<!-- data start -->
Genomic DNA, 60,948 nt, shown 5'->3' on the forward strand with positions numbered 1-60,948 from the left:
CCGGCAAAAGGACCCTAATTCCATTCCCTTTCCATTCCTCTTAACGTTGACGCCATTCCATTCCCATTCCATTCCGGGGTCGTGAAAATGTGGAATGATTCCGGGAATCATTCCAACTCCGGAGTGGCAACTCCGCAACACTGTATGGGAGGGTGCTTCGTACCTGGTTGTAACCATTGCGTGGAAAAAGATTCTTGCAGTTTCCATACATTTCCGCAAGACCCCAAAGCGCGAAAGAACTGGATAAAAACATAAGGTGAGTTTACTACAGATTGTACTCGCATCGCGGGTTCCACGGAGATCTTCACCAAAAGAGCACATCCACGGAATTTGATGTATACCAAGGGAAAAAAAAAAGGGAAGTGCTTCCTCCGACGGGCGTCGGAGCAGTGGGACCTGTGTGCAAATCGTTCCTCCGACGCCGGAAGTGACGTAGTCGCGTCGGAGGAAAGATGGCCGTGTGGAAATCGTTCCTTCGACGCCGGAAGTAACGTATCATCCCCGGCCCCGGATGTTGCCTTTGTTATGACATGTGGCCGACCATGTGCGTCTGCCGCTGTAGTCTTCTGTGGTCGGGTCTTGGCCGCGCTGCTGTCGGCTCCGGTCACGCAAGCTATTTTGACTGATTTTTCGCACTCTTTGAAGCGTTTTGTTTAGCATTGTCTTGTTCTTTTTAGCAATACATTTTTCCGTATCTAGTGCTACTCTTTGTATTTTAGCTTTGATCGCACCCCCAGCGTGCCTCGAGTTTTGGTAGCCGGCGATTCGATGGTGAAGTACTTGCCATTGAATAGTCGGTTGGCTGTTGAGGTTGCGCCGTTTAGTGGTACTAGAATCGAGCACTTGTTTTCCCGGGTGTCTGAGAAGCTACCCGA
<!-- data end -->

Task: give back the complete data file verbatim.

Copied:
Genomic DNA, 60,948 nt, shown 5'->3' on the forward strand with positions numbered 1-60,948 from the left:
CCGGCAAAAGGACCCTAATTCCATTCCCTTTCCATTCCTCTTAACGTTGACGCCATTCCATTCCCATTCCATTCCGGGGTCGTGAAAATGTGGAATGATTCCGGGAATCATTCCAACTCCGGAGTGGCAACTCCGCAACACTGTATGGGAGGGTGCTTCGTACCTGGTTGTAACCATTGCGTGGAAAAAGATTCTTGCAGTTTCCATACATTTCCGCAAGACCCCAAAGCGCGAAAGAACTGGATAAAAACATAAGGTGAGTTTACTACAGATTGTACTCGCATCGCGGGTTCCACGGAGATCTTCACCAAAAGAGCACATCCACGGAATTTGATGTATACCAAGGGAAAAAAAAAAGGGAAGTGCTTCCTCCGACGGGCGTCGGAGCAGTGGGACCTGTGTGCAAATCGTTCCTCCGACGCCGGAAGTGACGTAGTCGCGTCGGAGGAAAGATGGCCGTGTGGAAATCGTTCCTTCGACGCCGGAAGTAACGTATCATCCCCGGCCCCGGATGTTGCCTTTGTTATGACATGTGGCCGACCATGTGCGTCTGCCGCTGTAGTCTTCTGTGGTCGGGTCTTGGCCGCGCTGCTGTCGGCTCCGGTCACGCAAGCTATTTTGACTGATTTTTCGCACTCTTTGAAGCGTTTTGTTTAGCATTGTCTTGTTCTTTTTAGCAATACATTTTTCCGTATCTAGTGCTACTCTTTGTATTTTAGCTTTGATCGCACCCCCAGCGTGCCTCGAGTTTTGGTAGCCGGCGATTCGATGGTGAAGTACTTGCCATTGAATAGTCGGTTGGCTGTTGAGGTTGCGCCGTTTAGTGGTACTAGAATCGAGCACTTGTTTTCCCGGGTGTCTGAGAAGCTACCCGA